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Poland’s New Ways of Public Diplomacy

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Beata Ociepka

This book analyzes when and how Poland implemented public diplomacy. The author explains it as a form of external political communication of governments conducted in cooperation with non-state actors to position the country internationally. The Polish case illustrates how a mid-size country in Europe attempts to impact the public opinion formation abroad while implementing soft power tools. Since 2004, when Poland joined the EU, the country has used public diplomacy to inform the world about its achievements. Poland’s public diplomacy has been strongly oriented on Europe and shaped by geopolitics. It integrated transmission and network models of communication. The Polish model reflects the relevance of public diplomacy domestic dimension and the focus on foreign politics on memory.

«The book (…) is the first monograph analyzing contemporary Polish public diplomacy written in English, being at the same time a methodologically sound piece of research, based on extensive primary source research.»

Professor Andrzej Mania, Chair of American Studies and the History of Diplomacy and International Politics, Jagiellonian University

«An excellent case study of public diplomacy. Ociepka systematically analyzed the Polish utilization of key public diplomacy instruments including cultural diplomacy, branding and Twiplomacy, and properly placed them within historical and theoretical contexts.»

Professor Eytan Gilboa, Director, Center for International Communication, Bar-Ilan University

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4. Messages and Images: Translating Poland with Key Messages and Logos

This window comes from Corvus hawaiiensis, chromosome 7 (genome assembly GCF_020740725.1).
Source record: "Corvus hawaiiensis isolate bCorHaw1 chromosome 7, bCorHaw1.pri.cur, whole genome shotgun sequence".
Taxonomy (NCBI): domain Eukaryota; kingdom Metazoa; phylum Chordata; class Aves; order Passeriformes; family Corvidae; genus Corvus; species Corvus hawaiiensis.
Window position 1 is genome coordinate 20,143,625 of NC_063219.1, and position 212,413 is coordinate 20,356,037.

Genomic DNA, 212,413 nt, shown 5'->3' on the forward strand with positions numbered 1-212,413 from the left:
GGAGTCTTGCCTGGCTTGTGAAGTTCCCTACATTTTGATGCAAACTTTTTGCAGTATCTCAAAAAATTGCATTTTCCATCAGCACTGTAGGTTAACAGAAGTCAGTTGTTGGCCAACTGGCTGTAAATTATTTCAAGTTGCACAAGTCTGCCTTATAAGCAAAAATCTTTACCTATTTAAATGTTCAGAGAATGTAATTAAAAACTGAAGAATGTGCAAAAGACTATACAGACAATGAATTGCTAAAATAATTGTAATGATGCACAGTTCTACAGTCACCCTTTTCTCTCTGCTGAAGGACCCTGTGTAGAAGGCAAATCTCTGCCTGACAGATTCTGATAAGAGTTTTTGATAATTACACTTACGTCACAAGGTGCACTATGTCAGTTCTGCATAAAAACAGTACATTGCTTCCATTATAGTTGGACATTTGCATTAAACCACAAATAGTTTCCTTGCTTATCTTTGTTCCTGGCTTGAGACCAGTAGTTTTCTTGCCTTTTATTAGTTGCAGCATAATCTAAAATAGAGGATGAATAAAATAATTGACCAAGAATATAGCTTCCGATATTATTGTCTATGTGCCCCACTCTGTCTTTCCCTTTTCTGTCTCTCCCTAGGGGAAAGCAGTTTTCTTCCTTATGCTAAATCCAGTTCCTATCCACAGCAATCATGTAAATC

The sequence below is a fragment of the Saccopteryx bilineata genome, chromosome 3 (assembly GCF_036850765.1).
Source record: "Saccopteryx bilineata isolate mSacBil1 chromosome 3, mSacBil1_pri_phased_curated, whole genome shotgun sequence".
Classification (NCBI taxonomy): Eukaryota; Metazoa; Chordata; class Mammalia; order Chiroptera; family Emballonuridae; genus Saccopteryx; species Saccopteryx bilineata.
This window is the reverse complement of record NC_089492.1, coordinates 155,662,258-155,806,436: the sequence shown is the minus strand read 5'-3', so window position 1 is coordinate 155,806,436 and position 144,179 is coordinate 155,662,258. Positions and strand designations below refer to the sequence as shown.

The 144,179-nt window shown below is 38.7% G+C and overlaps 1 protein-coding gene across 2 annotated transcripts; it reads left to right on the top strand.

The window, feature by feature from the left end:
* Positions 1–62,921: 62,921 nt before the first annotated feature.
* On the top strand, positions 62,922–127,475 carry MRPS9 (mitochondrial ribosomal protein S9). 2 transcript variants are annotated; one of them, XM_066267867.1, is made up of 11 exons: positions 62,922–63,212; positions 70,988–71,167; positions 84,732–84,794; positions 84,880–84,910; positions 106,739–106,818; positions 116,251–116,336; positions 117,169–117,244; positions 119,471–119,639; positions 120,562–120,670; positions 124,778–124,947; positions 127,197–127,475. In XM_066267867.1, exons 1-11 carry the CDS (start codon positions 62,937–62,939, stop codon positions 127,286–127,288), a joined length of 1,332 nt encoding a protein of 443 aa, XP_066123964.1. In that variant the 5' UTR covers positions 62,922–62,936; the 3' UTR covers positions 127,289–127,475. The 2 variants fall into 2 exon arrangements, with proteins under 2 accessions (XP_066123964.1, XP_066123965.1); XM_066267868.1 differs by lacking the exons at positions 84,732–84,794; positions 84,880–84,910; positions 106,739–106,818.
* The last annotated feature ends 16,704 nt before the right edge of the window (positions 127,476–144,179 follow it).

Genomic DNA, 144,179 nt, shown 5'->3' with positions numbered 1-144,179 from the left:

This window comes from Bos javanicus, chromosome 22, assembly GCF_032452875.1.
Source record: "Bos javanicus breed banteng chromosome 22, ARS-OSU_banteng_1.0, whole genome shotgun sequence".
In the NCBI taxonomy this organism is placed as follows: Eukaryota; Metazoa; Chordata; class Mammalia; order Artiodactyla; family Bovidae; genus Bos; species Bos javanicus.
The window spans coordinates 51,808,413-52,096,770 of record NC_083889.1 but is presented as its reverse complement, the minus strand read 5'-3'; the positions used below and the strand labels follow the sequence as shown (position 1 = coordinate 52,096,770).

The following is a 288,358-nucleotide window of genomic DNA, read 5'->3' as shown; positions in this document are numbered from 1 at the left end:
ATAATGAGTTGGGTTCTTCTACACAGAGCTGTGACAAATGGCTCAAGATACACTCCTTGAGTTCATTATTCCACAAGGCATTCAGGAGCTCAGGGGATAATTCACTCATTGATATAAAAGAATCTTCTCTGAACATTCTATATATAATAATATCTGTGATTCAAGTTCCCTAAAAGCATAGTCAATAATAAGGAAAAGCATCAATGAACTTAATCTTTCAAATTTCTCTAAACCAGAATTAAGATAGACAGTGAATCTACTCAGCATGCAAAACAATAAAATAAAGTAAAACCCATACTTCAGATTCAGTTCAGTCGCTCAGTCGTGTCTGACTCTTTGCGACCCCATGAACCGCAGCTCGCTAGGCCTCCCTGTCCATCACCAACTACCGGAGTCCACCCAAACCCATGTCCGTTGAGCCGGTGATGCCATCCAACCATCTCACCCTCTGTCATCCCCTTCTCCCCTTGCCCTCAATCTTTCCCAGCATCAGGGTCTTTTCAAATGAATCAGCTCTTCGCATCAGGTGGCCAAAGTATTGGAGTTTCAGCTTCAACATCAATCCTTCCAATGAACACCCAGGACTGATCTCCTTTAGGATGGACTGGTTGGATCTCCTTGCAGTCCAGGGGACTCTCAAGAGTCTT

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“Poland. Come and Complain” is a channel presenting amusingly Poland and the Polish culture. It is based on what the Poles like to do the most – complain. “We’ll answer all the questions that you’ve always been afraid to ask your Polish friends. We believe that it will make you understand us a little bit better. […] Like it here? Great! Come and join us! Want to do some complaining yourself? Do not hesitate; upload your picture and/or video and join the complaining mania now!” (Poland. Come and Complain. YouTube. July 1, 2015).

4.   Messages and Images: Translating Poland with Key Messages and Logos

Although European media saw Poland in 2013 as a success story and a “green island”14 in the sea of slowed-down economies, Poland’s Adam Mickiewicz Institute (IAM), the main institution responsible for Poland as a cultural brand, launched a campaign “Poland. Come and Complain” (#comeandcomplain). The aim of the campaign was to present Poland’s achievements since 2004, but in a surprising form in short films. The authors of the concept decided to confront Poland’s success story with the way in which Polish people comment on it. IAM portrayed average Poles, young and old, an academic, a businesswoman, a taxi driver, and a successful computer specialist, who complained about Poland’s success. The films intentionally built their messages on this contradiction. As foreign visitors often observe the Polish inclination for complaining and misunderstand it by taking these complaints seriously, IAM undertook an...

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